Editor's note: As part of CNN's Defining America project, CNN iReport is conducting a cultural census. We're asking people to share a self-portrait, show off their handwriting, tell us what they typically eat for dinner, and more. This piece is part of our series focusing on the handwriting project.
(CNN) -- "Will a simple handwritten note look like hieroglyphics to the next generation?"
So wrote second-grade teacher Anthony McGrann on his Seattle-based education blog, Seconds. The post, which argued that cursive handwriting should continue to be taught in schools, garnered more than 500 comments. It's a touchy subject: Is there a reason schools should continue to teach cursive, and is it worth the time that must be spent?
Forty out of 50 states in the United States have adopted the Common Core curriculum, which phases out cursive writing in the classroom, for their public schools. According to its mission statement, Common Core seeks to teach skills that are "robust and relevant to the real world, reflecting the knowledge and skills that our young people need for success in college and careers." In Common Core, the time formerly devoted to teaching cursive is spent on learning to type and other digital skills.
"With technology being what students need to learn in order to participate in a global world and economy, I'm not sure schools can forfeit the time to teach cursive, unfortunately," said Paige French, an eighth-grade history teacher in Dallas, Texas.
It's also a matter of students not needing to use cursive as much as they had in the past. On CNN iReport, we asked people to share samples of their handwriting. Of the 268 submissions we'd received at the time of this article, 149 (55%) were printed, 75 were in cursive, and 44 were a hybrid of the two. Many of the cursive submissions came from adults who said they'd switched to cursive in high school or college because it was faster for taking notes. But for students these days, it's often faster and neater to take notes on a laptop or similar device, making the speed of cursive far less important.
The waning focus on handwriting comes as a welcome change to some who disliked handwriting lessons as students or felt they were a waste of time.
"I didn't particularly like (learning cursive) at the time, and honestly, I'm still wondering when all that practice will actually produce something," says Kelsie McWilliams, a student in Castle Rock, Colorado.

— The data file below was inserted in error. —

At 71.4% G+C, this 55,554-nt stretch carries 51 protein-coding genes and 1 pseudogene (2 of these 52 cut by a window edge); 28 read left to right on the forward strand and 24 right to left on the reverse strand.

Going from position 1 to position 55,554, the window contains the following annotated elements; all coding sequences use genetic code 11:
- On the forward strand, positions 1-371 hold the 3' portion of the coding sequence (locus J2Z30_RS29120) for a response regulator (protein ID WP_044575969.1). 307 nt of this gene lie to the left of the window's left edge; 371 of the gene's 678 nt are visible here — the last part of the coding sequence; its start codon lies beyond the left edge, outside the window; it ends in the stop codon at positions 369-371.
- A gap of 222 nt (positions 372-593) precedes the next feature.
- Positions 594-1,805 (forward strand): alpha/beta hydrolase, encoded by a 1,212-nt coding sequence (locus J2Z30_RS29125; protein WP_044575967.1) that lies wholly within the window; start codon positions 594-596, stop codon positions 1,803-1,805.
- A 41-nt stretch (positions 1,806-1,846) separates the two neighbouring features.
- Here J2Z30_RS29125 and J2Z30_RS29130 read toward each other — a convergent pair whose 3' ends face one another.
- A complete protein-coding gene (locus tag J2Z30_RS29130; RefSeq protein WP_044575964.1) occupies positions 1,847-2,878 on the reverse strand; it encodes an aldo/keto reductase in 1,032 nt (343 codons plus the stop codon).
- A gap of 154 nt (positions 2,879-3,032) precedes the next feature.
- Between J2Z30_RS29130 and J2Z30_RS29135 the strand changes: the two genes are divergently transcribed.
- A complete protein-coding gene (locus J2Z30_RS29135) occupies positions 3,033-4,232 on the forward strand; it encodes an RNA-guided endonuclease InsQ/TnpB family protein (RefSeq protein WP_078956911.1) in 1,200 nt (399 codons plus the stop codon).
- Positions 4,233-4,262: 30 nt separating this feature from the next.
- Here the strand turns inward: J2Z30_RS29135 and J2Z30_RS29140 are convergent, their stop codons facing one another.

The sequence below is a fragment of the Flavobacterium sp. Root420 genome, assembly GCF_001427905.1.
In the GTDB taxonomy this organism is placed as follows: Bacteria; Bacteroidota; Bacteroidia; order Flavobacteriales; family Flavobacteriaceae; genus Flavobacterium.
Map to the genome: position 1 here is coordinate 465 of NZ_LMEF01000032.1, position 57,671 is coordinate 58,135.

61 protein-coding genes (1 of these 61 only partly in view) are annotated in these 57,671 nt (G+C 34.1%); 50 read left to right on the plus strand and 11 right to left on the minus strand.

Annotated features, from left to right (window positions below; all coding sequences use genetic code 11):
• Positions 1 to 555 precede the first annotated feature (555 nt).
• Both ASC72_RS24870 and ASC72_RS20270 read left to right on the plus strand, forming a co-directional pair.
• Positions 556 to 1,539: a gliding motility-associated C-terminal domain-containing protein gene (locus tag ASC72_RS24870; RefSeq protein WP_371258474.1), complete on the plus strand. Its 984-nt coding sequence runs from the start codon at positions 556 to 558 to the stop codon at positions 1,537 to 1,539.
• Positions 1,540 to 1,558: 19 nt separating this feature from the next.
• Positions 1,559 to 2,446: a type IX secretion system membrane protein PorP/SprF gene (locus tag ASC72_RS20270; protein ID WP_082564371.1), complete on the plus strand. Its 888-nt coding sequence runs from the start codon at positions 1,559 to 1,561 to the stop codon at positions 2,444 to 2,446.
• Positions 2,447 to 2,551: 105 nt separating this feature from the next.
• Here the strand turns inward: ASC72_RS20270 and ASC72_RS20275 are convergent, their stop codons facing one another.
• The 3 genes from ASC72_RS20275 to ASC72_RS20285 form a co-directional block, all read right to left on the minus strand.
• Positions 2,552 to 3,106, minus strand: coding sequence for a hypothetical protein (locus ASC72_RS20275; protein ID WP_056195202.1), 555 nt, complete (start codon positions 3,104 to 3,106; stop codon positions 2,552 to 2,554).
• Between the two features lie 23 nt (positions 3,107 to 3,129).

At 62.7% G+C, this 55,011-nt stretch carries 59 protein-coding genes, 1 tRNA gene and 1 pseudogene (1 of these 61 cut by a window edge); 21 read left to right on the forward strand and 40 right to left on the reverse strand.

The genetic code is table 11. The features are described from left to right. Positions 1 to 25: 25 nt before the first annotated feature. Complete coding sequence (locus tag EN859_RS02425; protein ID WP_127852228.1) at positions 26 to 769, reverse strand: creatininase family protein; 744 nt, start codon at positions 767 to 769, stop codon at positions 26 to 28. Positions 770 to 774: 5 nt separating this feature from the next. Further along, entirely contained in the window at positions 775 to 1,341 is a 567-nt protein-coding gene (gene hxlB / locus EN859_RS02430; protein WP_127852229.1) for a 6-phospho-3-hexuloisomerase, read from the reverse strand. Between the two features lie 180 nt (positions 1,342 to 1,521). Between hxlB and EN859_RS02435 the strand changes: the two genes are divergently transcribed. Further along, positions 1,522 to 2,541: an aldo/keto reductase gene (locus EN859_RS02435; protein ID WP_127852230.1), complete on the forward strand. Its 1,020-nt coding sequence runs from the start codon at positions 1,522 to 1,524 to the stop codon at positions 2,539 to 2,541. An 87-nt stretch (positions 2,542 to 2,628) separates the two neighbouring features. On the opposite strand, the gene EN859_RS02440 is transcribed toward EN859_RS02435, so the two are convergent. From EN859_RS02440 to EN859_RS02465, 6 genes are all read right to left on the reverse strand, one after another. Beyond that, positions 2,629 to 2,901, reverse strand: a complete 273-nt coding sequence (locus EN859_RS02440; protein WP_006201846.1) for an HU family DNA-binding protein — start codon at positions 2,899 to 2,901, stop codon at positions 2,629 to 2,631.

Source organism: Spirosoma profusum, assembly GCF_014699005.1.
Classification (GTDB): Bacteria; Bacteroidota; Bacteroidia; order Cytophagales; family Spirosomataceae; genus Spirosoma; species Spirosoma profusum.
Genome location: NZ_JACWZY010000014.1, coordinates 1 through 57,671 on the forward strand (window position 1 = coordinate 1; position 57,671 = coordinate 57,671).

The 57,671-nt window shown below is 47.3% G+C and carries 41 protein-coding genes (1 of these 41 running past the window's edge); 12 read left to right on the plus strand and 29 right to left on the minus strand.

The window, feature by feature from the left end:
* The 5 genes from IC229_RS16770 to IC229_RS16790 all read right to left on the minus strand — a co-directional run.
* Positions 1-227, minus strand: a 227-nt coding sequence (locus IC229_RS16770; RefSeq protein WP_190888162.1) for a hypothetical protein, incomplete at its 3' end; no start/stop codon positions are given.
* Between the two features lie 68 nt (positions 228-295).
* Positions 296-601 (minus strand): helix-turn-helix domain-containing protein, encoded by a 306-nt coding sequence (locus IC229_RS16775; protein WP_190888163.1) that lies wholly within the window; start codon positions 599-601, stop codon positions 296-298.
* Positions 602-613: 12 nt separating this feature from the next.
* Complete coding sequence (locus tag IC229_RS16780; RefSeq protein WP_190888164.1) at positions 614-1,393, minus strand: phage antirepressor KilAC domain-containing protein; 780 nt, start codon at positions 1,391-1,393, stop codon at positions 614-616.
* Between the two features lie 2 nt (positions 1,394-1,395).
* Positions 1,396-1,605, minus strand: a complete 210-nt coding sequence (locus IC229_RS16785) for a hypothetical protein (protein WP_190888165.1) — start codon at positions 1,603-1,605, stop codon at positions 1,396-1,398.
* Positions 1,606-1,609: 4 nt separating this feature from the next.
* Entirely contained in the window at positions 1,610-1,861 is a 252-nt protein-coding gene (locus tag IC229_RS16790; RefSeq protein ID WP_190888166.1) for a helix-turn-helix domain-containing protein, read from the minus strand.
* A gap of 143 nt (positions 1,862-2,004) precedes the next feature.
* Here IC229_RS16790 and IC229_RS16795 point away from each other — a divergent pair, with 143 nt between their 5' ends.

But educators like McGrann feel cursive is more than a traditional style of writing. They believe it has intrinsic value for learning and self-expression.
"For struggling writers, cursive allows them to be more fluent and thus lets their ideas flow on the page more readily ... some students have more ideas in their heads than they can (print) on paper," says McGrann. "If you integrate penmanship with other literacy activities, the formation of letters really does make a difference in the way kids retain information."
"The discipline of cursive is excellent for developing fine motor skills, especially in young children," agrees Mary Brennan, who has her own handwriting business in New York. "It's part art training, part everyday work skill."
There is some scientific evidence that they're right. A Wall Street Journal article from last year cites studies from Indiana University and the Journal of Cognitive Neuroscience, which suggested that writing by hand increases brain activity and memory of concepts.
Besides the intrinsic value of cursive writing, some are worried that phasing it out may make texts written in cursive go the way of hieroglyphics, as McGrann pointed out.
"I rarely use it now. Still, it should be taught so that students are able to read it -- think historical documents," says Danici Conlon of Victorville, California.
And McGrann, whose private school has no plans to stop teaching cursive, says it doesn't take much extra time to teach if teachers plan well.
"I think teachers need to figure out how to integrate whatever they're teaching together. So if you're teaching cursive, the words you're teaching the kids to write should be their spelling words. Same with typing," he explains.
Still, with 80% of states in the country phasing out cursive and so much of today's communication being digital, the discussion may be purely academic.
Kristi Peck teaches English and theater at a Tipton, Iowa, high school. She was taught cursive as a child, but finds herself printing more and more -- mostly because of her students.
"Many students can't comfortably read cursive," she says. "As a teacher, I don't have the luxury of messy writing if I want my lessons and notes clear and accessible."
Peck doesn't see the point of teaching cursive to a new generation when so many people no longer use it.
"Today, a person's handwriting is seen much less often than in the past. I think the time taken to teach cursive should be used to teach more relevant skills and knowledge," she says.
Although many, like Vivica Sparks of Grayson, Kentucky, point out one relevant skill:
"Yes, cursive should be taught in school," she said. "How else would a person learn how to sign a signature?"